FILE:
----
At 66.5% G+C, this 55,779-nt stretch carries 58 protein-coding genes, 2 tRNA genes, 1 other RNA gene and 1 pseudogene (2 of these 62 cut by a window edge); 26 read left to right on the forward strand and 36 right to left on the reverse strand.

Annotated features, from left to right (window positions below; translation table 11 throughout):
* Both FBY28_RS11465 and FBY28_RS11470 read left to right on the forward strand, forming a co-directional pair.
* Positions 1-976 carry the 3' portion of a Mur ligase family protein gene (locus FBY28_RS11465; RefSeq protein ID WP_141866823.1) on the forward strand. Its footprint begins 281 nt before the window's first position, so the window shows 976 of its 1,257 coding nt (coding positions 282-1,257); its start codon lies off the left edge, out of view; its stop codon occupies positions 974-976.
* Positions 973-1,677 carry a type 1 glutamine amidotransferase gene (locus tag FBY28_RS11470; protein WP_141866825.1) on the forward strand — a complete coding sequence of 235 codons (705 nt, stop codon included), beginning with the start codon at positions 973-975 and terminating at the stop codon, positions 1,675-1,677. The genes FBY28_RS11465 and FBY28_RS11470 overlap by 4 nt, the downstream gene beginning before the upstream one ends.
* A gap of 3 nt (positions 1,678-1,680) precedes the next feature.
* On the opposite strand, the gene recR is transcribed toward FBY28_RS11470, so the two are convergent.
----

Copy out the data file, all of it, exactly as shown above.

At 66.5% G+C, this 55,779-nt stretch carries 58 protein-coding genes, 2 tRNA genes, 1 other RNA gene and 1 pseudogene (2 of these 62 cut by a window edge); 26 read left to right on the forward strand and 36 right to left on the reverse strand.

Annotated features, from left to right (window positions below; translation table 11 throughout):
* Both FBY28_RS11465 and FBY28_RS11470 read left to right on the forward strand, forming a co-directional pair.
* Positions 1-976 carry the 3' portion of a Mur ligase family protein gene (locus FBY28_RS11465; RefSeq protein ID WP_141866823.1) on the forward strand. Its footprint begins 281 nt before the window's first position, so the window shows 976 of its 1,257 coding nt (coding positions 282-1,257); its start codon lies off the left edge, out of view; its stop codon occupies positions 974-976.
* Positions 973-1,677 carry a type 1 glutamine amidotransferase gene (locus tag FBY28_RS11470; protein WP_141866825.1) on the forward strand — a complete coding sequence of 235 codons (705 nt, stop codon included), beginning with the start codon at positions 973-975 and terminating at the stop codon, positions 1,675-1,677. The genes FBY28_RS11465 and FBY28_RS11470 overlap by 4 nt, the downstream gene beginning before the upstream one ends.
* A gap of 3 nt (positions 1,678-1,680) precedes the next feature.
* On the opposite strand, the gene recR is transcribed toward FBY28_RS11470, so the two are convergent.